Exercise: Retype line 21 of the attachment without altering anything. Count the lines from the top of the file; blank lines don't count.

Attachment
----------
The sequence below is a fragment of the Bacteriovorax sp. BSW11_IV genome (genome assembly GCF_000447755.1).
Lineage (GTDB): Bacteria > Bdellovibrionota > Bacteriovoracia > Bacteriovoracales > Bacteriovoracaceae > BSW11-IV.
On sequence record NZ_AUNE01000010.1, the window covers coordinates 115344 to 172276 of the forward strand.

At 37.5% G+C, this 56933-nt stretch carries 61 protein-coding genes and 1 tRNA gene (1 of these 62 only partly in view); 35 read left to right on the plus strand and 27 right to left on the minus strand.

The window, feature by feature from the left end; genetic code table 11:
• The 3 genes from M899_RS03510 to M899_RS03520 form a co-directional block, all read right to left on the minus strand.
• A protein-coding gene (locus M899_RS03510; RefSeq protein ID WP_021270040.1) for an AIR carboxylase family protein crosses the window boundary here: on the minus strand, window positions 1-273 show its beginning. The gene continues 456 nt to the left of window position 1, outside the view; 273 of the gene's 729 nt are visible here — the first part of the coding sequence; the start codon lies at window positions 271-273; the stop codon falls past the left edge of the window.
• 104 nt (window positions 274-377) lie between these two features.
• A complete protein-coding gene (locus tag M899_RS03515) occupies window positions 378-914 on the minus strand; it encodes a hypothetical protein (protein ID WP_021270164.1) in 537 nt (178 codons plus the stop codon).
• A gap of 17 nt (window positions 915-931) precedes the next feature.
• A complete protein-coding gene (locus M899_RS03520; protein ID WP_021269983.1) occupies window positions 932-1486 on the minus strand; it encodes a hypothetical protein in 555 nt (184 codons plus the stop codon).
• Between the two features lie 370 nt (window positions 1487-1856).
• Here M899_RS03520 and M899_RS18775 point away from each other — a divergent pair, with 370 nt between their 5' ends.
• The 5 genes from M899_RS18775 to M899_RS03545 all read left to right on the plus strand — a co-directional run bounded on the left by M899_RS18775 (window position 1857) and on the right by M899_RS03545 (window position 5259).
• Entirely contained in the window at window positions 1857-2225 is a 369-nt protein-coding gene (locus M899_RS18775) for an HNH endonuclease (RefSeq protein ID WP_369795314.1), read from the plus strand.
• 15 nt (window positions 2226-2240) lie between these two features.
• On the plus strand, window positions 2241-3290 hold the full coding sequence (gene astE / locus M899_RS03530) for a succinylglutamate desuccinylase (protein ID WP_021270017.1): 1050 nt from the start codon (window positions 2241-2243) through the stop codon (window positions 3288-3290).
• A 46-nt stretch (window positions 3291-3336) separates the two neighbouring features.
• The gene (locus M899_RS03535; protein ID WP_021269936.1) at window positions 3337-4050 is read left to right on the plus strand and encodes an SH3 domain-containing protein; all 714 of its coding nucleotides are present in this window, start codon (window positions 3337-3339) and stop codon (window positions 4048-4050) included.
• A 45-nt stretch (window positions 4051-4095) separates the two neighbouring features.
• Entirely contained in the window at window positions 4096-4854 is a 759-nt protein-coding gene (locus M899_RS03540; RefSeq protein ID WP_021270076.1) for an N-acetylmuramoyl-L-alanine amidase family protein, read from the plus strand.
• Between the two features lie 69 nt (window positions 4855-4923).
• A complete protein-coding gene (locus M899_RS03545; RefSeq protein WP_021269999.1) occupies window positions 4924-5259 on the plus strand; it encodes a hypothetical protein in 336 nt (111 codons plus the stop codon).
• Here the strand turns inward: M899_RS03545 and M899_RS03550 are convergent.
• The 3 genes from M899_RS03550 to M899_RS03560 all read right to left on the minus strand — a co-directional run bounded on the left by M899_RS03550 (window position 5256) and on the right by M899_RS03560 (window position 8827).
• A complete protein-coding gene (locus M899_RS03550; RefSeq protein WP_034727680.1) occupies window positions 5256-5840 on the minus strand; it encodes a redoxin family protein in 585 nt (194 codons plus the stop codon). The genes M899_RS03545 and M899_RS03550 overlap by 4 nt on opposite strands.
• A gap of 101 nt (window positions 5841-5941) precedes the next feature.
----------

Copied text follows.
• Entirely contained in the window at window positions 4096-4854 is a 759-nt protein-coding gene (locus M899_RS03540; RefSeq protein ID WP_021270076.1) for an N-acetylmuramoyl-L-alanine amidase family protein, read from the plus strand.